Copyright and Related Acts 2000
What can I copy?
With Permission: You can copy materials where the owner of the copyright has given permission to do so (e.g., Irish legislation, unreported judgments) and to the extent permitted.
Public Domain: You can copy material that is in the public domain, e.g., where the copyright has lapsed, generally 70 years after death of a personal author.
Judicial or Parliamentary Proceedings: You can copy anything for judicial or parliamentary proceedings.
Fair Dealing, you can copy under Fair Dealing:
- for research or private study
- for criticism or review (with acknowledgement)
- for reporting current events (with acknowledgement - photographs are excluded from this exemption)
You may copy under these three exemptions for a purpose and to an extent which will not unreasonably prejudice the interests of the owner of the copyright.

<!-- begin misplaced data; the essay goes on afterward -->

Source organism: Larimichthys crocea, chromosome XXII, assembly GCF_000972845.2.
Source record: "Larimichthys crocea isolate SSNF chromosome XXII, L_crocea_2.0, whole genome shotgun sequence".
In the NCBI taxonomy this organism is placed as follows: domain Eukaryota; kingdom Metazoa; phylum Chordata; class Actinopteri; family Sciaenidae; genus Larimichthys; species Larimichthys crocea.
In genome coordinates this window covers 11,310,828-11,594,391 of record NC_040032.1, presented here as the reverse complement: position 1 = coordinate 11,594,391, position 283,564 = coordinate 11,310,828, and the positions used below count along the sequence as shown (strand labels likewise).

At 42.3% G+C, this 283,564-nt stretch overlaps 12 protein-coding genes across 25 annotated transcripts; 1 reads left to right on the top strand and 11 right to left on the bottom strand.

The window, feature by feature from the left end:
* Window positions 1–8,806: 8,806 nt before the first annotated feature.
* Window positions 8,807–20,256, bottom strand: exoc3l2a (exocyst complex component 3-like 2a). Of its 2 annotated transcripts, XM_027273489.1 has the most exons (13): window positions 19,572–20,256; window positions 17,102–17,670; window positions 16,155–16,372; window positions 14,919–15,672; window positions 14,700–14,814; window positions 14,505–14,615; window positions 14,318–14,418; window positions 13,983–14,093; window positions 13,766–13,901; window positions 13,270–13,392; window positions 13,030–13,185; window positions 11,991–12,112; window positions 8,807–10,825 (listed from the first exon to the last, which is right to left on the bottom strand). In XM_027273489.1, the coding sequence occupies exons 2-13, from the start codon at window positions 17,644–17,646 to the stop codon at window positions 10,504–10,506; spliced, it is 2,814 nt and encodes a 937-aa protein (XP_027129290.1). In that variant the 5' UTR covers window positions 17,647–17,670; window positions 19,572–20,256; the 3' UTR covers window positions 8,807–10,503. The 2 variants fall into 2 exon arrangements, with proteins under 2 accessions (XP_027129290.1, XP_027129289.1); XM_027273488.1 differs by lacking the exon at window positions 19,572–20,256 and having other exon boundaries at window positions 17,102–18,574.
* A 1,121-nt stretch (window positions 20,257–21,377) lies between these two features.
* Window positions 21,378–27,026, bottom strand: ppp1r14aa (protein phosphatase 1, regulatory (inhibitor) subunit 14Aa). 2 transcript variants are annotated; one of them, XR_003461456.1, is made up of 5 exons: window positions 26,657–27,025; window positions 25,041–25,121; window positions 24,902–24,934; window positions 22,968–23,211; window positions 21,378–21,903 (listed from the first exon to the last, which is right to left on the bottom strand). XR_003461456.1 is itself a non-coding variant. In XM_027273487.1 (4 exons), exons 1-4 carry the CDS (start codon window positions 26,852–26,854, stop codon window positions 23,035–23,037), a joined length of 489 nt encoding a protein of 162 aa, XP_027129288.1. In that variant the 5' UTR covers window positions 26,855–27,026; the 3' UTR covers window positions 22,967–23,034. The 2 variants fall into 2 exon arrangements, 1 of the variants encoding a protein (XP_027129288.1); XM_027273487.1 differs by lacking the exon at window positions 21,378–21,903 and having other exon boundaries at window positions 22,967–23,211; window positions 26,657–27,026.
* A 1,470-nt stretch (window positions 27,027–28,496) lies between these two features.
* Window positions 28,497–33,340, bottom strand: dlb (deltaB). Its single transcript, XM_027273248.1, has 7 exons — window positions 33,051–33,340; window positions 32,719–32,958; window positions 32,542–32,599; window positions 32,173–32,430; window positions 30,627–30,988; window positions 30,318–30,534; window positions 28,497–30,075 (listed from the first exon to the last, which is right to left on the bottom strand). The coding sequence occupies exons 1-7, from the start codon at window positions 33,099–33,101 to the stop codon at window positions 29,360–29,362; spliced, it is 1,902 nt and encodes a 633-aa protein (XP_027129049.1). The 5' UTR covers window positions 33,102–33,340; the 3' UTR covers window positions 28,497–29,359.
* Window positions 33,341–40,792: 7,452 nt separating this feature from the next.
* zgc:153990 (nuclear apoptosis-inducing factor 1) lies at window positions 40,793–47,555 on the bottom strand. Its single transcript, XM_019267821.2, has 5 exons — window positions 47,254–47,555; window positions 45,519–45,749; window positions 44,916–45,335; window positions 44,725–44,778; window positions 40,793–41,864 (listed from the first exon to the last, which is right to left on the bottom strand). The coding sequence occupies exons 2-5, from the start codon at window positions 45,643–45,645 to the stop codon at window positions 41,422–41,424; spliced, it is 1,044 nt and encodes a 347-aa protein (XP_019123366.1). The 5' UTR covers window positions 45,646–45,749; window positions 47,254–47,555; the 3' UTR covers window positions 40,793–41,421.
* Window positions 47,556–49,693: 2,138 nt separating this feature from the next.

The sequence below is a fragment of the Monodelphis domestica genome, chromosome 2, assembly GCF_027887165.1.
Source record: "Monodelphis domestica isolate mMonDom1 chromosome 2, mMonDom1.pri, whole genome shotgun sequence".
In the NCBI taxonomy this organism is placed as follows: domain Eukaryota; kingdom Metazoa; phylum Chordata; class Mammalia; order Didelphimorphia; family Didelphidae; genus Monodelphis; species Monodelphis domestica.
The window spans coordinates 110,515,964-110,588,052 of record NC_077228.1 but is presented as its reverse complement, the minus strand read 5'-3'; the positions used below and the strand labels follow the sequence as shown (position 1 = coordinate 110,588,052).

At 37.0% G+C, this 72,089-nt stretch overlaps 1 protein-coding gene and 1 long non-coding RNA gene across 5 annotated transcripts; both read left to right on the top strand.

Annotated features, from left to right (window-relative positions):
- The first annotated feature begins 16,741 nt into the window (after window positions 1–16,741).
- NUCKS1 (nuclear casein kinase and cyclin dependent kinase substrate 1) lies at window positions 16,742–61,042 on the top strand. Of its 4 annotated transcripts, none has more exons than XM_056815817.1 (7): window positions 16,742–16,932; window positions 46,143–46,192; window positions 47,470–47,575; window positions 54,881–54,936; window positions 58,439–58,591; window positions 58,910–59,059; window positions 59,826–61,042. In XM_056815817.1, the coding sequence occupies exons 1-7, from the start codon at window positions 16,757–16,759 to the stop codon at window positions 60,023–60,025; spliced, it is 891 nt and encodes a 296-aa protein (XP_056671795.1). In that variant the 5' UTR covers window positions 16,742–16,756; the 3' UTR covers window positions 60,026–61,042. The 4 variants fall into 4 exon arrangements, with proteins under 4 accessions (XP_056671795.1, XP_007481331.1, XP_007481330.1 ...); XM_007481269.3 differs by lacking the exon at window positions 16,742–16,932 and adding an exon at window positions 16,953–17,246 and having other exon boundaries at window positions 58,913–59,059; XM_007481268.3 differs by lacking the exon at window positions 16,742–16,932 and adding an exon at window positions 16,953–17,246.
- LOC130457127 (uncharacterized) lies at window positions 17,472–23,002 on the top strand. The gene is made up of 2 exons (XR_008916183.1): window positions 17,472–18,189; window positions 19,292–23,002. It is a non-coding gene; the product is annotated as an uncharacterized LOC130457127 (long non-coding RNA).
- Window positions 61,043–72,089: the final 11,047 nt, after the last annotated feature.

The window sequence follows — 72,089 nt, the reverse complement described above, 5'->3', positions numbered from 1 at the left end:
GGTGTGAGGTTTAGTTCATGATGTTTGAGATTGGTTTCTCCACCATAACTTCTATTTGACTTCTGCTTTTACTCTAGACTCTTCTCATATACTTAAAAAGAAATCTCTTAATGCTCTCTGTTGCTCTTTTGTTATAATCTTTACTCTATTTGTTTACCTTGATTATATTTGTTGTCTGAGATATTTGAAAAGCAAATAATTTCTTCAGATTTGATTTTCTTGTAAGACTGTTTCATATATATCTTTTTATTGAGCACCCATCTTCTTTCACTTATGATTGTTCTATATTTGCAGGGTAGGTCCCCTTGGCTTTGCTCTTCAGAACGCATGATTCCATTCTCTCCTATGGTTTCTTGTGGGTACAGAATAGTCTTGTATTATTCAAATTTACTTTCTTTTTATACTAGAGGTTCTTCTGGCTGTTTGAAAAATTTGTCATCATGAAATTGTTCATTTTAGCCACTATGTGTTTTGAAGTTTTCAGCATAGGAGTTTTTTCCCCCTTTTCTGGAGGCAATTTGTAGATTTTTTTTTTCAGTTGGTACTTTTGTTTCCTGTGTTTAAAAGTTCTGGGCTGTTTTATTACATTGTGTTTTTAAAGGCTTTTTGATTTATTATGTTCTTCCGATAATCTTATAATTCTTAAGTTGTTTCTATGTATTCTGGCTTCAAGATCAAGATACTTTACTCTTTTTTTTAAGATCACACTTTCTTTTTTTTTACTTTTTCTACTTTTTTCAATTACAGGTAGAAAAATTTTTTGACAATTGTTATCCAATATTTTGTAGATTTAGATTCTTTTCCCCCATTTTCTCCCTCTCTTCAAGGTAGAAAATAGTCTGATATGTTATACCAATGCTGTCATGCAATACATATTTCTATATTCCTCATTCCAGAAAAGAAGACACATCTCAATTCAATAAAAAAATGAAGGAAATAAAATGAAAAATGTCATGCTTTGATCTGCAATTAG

Copying may be done by another person, on behalf of the person doing the research.
- Librarians are constrained by the special provisions in the Act governing librarians
- Any other person may not make a copy on behalf of someone else if the person knows or has reason to believe that the copying will result in copies of substantially the same material being provided to more than one person at approximately the same time and for substantially the same purpose. This is essentially a prohibition on multiple copies.
Irish Copyright Licensing Agency
In addition to the copying allowed under the Copyright and Related Act, a lisensing scheme has been put in place for higher education institutions. The terms of the licence allow extended rights to copy in certain cases. See also User Guidelines
Please contact Gerardine Moloney, College Librarian (Phone 061-204367) if you have any queries on copyright.
Copyright and Related Rights Acts 2000
Irish Copyright Licensing Agency (ICLA)